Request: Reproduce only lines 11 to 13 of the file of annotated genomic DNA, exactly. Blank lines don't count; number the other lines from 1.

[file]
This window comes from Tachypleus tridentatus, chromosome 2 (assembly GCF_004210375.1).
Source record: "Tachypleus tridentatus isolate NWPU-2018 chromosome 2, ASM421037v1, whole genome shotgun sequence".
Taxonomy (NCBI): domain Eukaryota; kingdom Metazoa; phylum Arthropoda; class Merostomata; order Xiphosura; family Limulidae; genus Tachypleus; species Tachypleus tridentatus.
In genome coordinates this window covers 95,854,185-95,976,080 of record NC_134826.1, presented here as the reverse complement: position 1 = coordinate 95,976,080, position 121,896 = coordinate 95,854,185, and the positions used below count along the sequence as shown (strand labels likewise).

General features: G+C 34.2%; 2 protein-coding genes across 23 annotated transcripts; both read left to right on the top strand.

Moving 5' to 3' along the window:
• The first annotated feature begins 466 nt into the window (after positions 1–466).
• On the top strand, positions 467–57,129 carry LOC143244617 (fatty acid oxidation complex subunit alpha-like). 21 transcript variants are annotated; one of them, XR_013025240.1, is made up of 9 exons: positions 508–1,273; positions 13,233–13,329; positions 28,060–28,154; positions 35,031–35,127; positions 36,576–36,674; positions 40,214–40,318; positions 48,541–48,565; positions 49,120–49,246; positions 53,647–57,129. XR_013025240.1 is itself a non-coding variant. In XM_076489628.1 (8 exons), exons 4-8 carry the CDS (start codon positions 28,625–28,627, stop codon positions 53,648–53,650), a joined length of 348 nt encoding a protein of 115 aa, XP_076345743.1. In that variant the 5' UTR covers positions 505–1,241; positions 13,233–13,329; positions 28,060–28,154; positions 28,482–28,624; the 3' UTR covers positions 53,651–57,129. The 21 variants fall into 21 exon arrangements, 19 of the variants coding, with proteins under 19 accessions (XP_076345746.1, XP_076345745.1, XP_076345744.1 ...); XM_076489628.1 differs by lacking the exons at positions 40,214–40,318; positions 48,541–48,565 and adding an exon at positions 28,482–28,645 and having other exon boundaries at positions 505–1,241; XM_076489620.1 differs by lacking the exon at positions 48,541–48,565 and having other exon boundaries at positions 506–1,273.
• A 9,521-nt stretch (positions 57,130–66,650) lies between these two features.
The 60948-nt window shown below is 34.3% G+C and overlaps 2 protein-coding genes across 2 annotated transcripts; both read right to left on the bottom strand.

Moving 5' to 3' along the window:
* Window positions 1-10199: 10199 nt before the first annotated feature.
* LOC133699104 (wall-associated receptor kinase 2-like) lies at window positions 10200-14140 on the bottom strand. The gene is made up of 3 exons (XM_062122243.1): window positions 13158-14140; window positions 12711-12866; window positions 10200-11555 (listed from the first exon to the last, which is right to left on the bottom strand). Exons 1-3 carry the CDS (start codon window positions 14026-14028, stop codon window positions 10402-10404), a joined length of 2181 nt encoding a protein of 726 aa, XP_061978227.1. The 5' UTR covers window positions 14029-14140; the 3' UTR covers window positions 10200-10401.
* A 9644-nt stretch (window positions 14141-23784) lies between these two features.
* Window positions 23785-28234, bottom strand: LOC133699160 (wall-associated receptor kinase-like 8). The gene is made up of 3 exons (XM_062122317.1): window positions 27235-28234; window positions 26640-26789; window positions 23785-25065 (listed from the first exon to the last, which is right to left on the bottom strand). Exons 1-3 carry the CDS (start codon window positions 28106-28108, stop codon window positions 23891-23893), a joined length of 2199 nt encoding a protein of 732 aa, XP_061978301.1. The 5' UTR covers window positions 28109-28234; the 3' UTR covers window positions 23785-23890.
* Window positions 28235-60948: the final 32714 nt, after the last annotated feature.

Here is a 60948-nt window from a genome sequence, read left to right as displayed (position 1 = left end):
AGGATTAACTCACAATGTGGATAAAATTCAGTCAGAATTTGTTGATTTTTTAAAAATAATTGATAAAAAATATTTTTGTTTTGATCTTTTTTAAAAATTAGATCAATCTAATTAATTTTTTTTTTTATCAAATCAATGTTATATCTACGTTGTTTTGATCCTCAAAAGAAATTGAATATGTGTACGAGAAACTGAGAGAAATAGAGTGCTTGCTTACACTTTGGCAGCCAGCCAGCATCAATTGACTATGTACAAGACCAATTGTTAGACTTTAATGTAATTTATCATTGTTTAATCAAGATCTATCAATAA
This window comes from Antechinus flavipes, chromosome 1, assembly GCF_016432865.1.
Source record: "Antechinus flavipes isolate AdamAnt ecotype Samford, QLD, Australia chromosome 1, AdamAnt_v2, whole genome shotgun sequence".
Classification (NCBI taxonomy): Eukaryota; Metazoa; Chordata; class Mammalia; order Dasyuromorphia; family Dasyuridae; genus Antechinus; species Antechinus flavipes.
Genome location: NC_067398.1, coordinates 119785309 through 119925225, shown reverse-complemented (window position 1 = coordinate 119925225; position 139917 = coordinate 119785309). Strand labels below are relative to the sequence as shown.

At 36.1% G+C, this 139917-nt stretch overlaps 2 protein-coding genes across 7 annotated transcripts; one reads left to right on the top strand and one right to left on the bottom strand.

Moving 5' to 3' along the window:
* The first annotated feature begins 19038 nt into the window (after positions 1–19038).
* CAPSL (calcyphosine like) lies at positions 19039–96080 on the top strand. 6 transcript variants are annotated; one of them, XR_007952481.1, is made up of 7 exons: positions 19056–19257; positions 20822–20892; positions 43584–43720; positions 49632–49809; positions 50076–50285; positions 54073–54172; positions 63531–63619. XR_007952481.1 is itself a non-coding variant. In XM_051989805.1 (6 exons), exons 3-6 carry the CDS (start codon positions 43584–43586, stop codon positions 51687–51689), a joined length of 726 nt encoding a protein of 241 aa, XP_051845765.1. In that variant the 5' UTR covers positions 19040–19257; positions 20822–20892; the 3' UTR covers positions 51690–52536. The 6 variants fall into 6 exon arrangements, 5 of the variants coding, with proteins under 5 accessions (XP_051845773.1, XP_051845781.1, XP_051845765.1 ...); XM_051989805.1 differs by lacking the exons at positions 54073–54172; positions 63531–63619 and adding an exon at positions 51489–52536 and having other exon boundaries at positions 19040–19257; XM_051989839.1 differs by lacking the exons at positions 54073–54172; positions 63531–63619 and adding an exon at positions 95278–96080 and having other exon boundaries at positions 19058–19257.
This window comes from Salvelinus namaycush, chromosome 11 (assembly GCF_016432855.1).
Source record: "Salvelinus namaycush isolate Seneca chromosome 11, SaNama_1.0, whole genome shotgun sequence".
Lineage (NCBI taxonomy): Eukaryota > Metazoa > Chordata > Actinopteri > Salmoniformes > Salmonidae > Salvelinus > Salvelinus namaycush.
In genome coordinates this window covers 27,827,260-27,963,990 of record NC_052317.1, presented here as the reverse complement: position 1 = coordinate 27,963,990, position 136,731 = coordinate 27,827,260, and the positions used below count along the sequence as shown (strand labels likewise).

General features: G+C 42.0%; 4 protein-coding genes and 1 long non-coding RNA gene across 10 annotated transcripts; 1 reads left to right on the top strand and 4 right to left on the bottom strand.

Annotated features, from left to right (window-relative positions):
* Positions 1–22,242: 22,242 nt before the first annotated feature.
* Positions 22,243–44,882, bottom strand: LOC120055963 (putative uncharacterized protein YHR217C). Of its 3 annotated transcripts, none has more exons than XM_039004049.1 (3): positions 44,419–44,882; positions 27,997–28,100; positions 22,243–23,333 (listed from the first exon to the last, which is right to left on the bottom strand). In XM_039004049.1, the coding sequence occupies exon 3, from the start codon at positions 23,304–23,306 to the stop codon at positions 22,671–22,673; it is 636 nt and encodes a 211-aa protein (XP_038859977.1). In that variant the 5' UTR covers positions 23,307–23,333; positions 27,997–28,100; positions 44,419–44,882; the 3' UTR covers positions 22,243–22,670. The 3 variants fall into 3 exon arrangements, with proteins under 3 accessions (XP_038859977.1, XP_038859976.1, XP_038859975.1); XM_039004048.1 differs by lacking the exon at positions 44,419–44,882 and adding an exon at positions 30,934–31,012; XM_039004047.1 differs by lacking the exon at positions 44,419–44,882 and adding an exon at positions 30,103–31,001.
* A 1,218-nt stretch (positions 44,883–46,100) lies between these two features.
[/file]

Moving 5' to 3' along the window:
* Window positions 1-10199: 10199 nt before the first annotated feature.
* LOC133699104 (wall-associated receptor kinase 2-like) lies at window positions 10200-14140 on the bottom strand. The gene is made up of 3 exons (XM_062122243.1): window positions 13158-14140; window positions 12711-12866; window positions 10200-11555 (listed from the first exon to the last, which is right to left on the bottom strand). Exons 1-3 carry the CDS (start codon window positions 14026-14028, stop codon window positions 10402-10404), a joined length of 2181 nt encoding a protein of 726 aa, XP_061978227.1. The 5' UTR covers window positions 14029-14140; the 3' UTR covers window positions 10200-10401.